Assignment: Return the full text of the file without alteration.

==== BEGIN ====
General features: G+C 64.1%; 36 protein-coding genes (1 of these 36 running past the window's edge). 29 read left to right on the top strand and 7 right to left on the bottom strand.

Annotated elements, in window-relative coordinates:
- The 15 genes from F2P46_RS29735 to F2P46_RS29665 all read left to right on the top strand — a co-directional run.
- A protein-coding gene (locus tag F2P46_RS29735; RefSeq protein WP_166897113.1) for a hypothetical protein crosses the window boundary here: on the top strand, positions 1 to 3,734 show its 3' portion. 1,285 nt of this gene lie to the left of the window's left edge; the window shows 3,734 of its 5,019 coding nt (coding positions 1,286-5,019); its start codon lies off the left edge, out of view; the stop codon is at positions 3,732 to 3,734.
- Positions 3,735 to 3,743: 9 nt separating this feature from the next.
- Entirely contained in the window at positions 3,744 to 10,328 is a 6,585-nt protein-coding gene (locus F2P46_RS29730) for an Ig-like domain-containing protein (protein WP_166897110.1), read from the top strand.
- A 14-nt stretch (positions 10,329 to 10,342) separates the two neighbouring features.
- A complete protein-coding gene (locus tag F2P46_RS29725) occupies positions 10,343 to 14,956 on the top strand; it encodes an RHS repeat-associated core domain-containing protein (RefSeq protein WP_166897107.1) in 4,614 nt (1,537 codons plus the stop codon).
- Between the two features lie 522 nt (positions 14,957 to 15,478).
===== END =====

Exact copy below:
General features: G+C 64.1%; 36 protein-coding genes (1 of these 36 running past the window's edge). 29 read left to right on the top strand and 7 right to left on the bottom strand.

Annotated elements, in window-relative coordinates:
- The 15 genes from F2P46_RS29735 to F2P46_RS29665 all read left to right on the top strand — a co-directional run.
- A protein-coding gene (locus tag F2P46_RS29735; RefSeq protein WP_166897113.1) for a hypothetical protein crosses the window boundary here: on the top strand, positions 1 to 3,734 show its 3' portion. 1,285 nt of this gene lie to the left of the window's left edge; the window shows 3,734 of its 5,019 coding nt (coding positions 1,286-5,019); its start codon lies off the left edge, out of view; the stop codon is at positions 3,732 to 3,734.
- Positions 3,735 to 3,743: 9 nt separating this feature from the next.
- Entirely contained in the window at positions 3,744 to 10,328 is a 6,585-nt protein-coding gene (locus F2P46_RS29730) for an Ig-like domain-containing protein (protein WP_166897110.1), read from the top strand.
- A 14-nt stretch (positions 10,329 to 10,342) separates the two neighbouring features.
- A complete protein-coding gene (locus tag F2P46_RS29725) occupies positions 10,343 to 14,956 on the top strand; it encodes an RHS repeat-associated core domain-containing protein (RefSeq protein WP_166897107.1) in 4,614 nt (1,537 codons plus the stop codon).
- Between the two features lie 522 nt (positions 14,957 to 15,478).